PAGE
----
Healthy Work Tools

For Employers

What can we do now?

If your organization used the StressAssess survey to find out if you have (un)healthy work at your workplace, you’re probably asking what you can do about the results (beyond what the survey recommends).

Below you will find recommendations, tools and strategies from experts in the field of work stress to help you take action to address the work stressors that threaten the health and well-being of employees and make your organization less productive.

Not one set of recommendations fits all. Healthy work can be achieved by improving the quality of jobs and by reducing specific work stressors. Which work stressors—and how to best accomplish this—will depend on your industry, the size of your company, and your existing resources and infrastructure.

Remember, these tools and strategies are meant to complement your own organizational resources, which may already include:

  • A commitment to improve organizational culture and the health and safety of workers.
  • Implementation of wellness programs, employee assistance programs, or assessments of employee/organizational health and productivity.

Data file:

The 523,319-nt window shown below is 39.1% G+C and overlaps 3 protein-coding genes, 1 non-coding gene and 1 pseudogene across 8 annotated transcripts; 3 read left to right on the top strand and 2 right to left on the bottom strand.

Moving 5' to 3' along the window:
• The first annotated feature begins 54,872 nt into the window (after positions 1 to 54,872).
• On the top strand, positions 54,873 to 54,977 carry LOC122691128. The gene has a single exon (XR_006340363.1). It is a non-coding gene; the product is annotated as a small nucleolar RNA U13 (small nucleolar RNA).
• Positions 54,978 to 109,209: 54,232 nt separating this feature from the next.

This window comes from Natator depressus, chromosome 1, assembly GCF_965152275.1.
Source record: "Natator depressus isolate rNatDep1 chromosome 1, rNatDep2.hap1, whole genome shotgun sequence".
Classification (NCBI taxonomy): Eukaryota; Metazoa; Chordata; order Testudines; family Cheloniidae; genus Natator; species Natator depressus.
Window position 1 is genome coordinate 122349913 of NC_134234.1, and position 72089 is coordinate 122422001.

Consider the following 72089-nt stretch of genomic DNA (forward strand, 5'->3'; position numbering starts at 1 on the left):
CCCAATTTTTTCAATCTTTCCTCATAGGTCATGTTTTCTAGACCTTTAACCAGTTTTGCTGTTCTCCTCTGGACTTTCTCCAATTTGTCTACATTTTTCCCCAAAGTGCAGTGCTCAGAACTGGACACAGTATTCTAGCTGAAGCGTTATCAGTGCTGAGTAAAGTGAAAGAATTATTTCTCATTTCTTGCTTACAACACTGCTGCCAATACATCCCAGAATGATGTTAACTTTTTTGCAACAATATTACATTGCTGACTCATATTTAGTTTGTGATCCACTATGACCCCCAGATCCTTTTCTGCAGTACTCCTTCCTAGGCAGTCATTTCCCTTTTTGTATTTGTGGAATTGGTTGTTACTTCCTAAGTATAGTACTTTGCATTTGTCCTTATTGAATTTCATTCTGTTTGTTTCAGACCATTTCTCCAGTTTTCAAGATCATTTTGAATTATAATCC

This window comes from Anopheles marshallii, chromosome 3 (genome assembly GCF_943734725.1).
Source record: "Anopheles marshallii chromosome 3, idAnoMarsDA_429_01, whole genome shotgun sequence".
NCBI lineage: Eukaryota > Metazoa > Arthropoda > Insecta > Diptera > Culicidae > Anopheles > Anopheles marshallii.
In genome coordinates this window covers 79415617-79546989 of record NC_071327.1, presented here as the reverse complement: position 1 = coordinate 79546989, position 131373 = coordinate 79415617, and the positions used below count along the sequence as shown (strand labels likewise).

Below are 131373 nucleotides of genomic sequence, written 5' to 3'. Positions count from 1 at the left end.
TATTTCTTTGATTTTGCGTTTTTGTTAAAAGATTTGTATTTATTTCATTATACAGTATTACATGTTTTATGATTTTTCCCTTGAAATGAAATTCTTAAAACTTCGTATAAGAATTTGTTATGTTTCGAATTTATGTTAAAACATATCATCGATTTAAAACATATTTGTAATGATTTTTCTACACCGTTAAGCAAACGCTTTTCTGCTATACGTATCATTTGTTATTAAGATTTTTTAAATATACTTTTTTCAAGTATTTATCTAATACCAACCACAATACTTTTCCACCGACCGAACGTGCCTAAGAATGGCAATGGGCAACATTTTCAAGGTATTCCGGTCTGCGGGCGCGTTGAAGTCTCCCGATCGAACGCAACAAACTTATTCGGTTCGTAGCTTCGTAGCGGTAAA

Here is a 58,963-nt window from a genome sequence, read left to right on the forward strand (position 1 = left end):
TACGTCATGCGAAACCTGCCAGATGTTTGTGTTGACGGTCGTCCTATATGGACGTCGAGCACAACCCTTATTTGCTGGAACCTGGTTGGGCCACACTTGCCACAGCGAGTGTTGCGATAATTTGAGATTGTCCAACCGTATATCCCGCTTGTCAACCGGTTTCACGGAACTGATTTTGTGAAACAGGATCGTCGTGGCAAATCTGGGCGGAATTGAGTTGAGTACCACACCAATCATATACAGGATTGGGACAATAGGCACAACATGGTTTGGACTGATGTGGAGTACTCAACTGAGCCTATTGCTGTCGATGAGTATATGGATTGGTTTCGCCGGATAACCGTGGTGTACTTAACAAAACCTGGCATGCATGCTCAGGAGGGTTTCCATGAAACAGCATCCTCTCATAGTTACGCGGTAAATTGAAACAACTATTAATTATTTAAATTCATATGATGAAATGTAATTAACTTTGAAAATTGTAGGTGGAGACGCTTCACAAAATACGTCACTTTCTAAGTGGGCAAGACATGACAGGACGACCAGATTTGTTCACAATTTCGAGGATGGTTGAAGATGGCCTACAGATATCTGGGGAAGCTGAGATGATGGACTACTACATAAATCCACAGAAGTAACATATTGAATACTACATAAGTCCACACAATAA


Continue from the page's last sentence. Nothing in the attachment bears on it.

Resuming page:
What can our organization do to combat work stress?

Step One – Review and share your organization’s Survey Report and LEARN what exposure to particular work stressors may mean to your employees and organization, using the Principles of Healthy Work.

Step Two – Is your organization ready for healthy work? Find out what unhealthy work is costing your organization.

Step Three – Some general ideas for how to reduce work stressors and a series of reports – Healthy Work Strategies – summarizing workplace research projects, programs/policies, as well as current or pending laws and regulations intended to promote healthy work.

Step Four – Plan and design your own “healthy work programs/policies” with participation at all levels of your organization (especially employees).

Want to know more? Read on.

STEP ONE:

Review the findings from your survey report and LEARN about how the work stressors common in your organization can be reduced or improved to make healthier work and healthier workers. Share your ideas and thoughts with key members of your organization. If you have questions about your report, you can Get Feedback.